Previously, we have defined the notion of a hypothesis set. We also introduced a bound that explains how far the risk of a specific hypothesis in $\mathcal{H}$ is to the optimal hypothesis $f^*$ in $\mathcal{H}$. It explains the bias variance tradeoff by illustrating that:
As the complexity of the model class increases, a specific hypothesis in $\mathcal{H}$ could have much worse risk than the optimal. \(|R(f)-R(f^*)|\uparrow\) \(R(f^*)\downarrow\)
As the complexity of the model class decreases, a specific hypothesis in $\mathcal{H}$ can’t be too far from the optimal. \(|R(f)-R(f^*)|\downarrow\) \(R(f^*)\uparrow\)
Now, let’s define the following:
\[H_m(x_1, x_2, ..., x_m) = \{(h(x_1), h(x_2), ..., h(x_m)) | h \in \mathcal{H}\}\]$H_m(x_1, x_2, …, x_m)$ in this case is the # of possible combinations of outputs for these specific m points. If we have $\Re^{Nxd} \to \{-1,+1\}^N$, then we can have up to total $2^N$ possibilities for outputs. For example, a good $\mathcal{H}$ could give the set $\{(-1, +1), (-1, -1), (+1, -1), (+1, +1)\}$, which has a cardinality of $2^2$. We can define the following:
\[m_\mathcal{H}(N) = max_{x_{1,...,m}} |H_m(x_1,...,x_m)|\]as the maximum cardinality of any possible combination of N outputs, of any hypothesis inside of our hypothesis set.
The maximum value for $m_\mathcal{H}(N)$ is $2^N$.
If we have $2^N$ ways to choose $N$ points, then we have all possible permutation rows, i.e.
\[\{(-1,+1)^N\}\]Thus, initial bound:
\[m_\mathcal{H}(N) \leq 2^N \forall \mathcal{H}\]VC stands for Vapnik-Chervonenkis, which are the two creators of the concept. The idea of a VC dimension is that for some classifiers, there a limit to how expressive it can be.
For example, imagine a classifier on $\Re$ that predicts that everything greater than a value on the right of the line is positive, and otherwise negative. For 2 points, can we have 4 outputs? The answer is no!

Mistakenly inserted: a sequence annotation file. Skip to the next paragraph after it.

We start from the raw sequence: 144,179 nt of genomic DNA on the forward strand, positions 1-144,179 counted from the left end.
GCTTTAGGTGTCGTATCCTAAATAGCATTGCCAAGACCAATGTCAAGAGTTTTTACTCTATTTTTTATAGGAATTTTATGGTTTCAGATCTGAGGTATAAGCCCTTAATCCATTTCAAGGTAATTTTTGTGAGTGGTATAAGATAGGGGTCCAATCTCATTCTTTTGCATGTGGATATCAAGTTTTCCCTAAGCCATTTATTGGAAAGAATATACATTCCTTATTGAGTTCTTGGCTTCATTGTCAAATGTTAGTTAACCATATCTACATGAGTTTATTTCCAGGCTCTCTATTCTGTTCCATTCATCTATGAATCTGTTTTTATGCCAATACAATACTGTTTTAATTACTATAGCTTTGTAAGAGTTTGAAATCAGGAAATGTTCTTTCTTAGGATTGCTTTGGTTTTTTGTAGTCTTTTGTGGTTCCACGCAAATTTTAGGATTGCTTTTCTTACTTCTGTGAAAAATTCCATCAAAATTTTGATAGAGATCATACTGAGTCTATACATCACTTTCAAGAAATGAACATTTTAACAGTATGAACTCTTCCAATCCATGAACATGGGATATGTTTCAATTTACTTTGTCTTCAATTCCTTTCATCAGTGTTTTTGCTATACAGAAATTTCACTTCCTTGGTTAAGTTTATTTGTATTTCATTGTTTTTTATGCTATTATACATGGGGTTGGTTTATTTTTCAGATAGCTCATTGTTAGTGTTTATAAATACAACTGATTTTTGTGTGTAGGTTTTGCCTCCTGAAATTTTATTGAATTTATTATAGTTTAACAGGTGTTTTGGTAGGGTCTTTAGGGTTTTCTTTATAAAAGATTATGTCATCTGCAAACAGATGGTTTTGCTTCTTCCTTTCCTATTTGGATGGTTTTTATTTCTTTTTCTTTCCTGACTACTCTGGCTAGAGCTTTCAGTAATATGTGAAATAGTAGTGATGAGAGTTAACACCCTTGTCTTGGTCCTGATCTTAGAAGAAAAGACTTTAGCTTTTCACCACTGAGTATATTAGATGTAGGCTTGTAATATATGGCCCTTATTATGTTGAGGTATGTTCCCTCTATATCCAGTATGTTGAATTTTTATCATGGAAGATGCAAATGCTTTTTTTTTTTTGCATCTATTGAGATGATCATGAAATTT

Without loss of generality, assume the tuple is ordered from left to right, as in $(+1,-1)$ is negative on the left, positive on the right. This cannot be fulfilled with a classifier that says everything on the “right” is positive!
For another, cannonical example, suppose we have a linear classifier in $\Re^2$. We can have a total of 3 points classified for $2^3$ combinations, but any 4 points cannot - we cannot generate $2^4$ combinations! This is the famous XOR problem. A linear classifier cannot classifier an XOR.
An illustration of the 3 point case:
We define that for any $N$ points, $m_\mathcal{H}(N) = 2^N$, the hypothesis set shatters the dimensions.
We can then define VC as the “threshold of shatter-ability”, and we define $ VC(\mathcal{H})$ to be the maximum $N$ such that $m_\mathcal{H}(N) = 2^N$.
Now, suppose VC dimension is $k$, then we denote a growth function $m_\mathcal{H}^k(N)$ is any growth function that cannot shatter more than k points.
\[m_\mathcal{H}^k(N) \leq \sum_i^k NCi = O(N^k)\]which is a polynomial bound on N.
We can solve above by induction:
Denote $\mathcal{A}_{N-1}$ to be the rows that can only have a single number(1 or -1) added to the rows. It helps to think of these rows as having “saturated” its capacity given its VC dimension. If we looked at any $N$ datapoints, and saw that the hypothesis shattered them, then we must state that $VC(\mathcal{H}) \geq N$.
Denote $\mathcal{B}_{N-1}$ to be the rows that can add both a +1 and a -1.
We know that the size of our current $m_\mathcal{H}{N}$ would be defined by:
\[m_\mathcal{H}^k(N) = \mathcal{A}_{N-1} + 2\mathcal{B}_{N-1}\]We know that since $m_\mathcal{H}^k(N)$ is built upon $m_\mathcal{H}^k(N-1)$, the rows in $m_\mathcal{H}^k(N)$ minus the last element must also be a subset of $m_\mathcal{H}^k(N-1)$:
\[m_\mathcal{H}^k(N-1) \geq \mathcal{A}_{N-1} + \mathcal{B}_{N-1}\]We also know that $m_\mathcal{H}^{k-1}(N-1) \geq \mathcal{B}_{N-1}$, via a similar argument to our lemma. If both a $+1, -1$ can be added, then take away the $+1, -1$ and you guarantee the permutations satisfy a VC dimension of at least 1 less. This means if our permissible VC dimension was $\geq k$, it must now be $\geq k-1$.
We thus get the recurrence relation: